As we approached St. Thomas Church, I said to Joe, “Love among the ruins.” St. Thomas has worshiped in a parish house for decades since the church was destroyed by arson. Only remnants of the old east wall stand at the end of what is now (for awhile longer) a park. Some of my best moments have been among ruins. Glastonbury Abbey, St. Andrew’s Cathedral, Coventry Cathedral, Qumran, the Parthenon, the old Benedictine monastery at Canterbury: all are places where I have experienced —what? A sense of Presence, perhaps. Not always the same, yet never very different. Something slightly eerie, an uncanny quiet, the gentle intrusion of a force I knew but could not name, a head-shaking moment when I second-guessed whatever it was and chalked it off to my imaginings.
St. Thomas’ gates unbarred, we entered. He was on his way somewhere else, I was early for a Maundy Thursday Liturgy. Voices floated down the stairs from where choir and others were rehearsing. I did not need to eavesdrop on that. I went outside among the ruins and chose a bench to wait out the half hour before things started.
A man and a woman walking dogs passed by and paid me no attention. Another dog walker passing through paid me less. Then a friend crossed the park, one whom I had not seen for awhile. Him I barely recognized, but called his name as he came close by. He lifted up a bowed head, did a double-take, said my name, “Oh it is you! What are you doing here?” I told him I had come to get my feet washed and maybe to wash his, it being Maundy Thursday. He laughed. We chatted for a moment. Then he made his way out of the ruins and up towards the chatting rehearsers.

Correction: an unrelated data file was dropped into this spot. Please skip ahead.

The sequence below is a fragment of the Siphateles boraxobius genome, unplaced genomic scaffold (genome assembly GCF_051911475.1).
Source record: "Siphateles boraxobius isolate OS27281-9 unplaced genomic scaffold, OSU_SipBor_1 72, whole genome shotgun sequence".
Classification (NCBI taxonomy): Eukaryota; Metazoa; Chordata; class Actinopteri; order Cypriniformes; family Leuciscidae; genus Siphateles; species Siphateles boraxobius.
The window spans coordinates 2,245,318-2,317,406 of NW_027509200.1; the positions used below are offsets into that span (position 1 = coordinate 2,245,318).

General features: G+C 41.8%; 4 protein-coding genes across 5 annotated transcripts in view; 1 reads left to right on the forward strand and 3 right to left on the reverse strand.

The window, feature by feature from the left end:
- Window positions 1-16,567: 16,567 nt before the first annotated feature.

I diddled with my phone, observed the sky begin to darken into rose and orange, studied the remnants of the old high altar, tried to imagine what St. Thomas had been like before the blaze took it down, wondered what songs back in the thirties they’d have sung in that space on Maundy Thursday, searched my mind for the words of a hymn I do not much like, rose and walked past someone munching on a saved lunch.
It was the day of the Maundy—the new commandment. “A new commandment I give you, to love one another as I have loved you.” I mounted the steps to the sanctuary, set with a table reminiscent of a supper, basins and towels visible for the foot washing to come. The whole evening was one that I somehow felt would wash over me, leaving little trace of itself. (Time will tell.) A good homily, a moment or two having someone kneeling down and touching my feet, then I kneeling and touching someone else’s, the long chanting of “Deus, Deus Meus” and its forlorn cry, “Why have you forsaken me?” were somewhat predictable. They are the stuff of Maundy Thursday. But I think what will last for awhile in my mind more strongly is the bit of time I spent among the ruins, watching dogs sniff and piss, in late March warmth, as daylight slipped into darkness.
© Frank Gasque Dunn, 2016
© Frank Gasque Dunn, 2016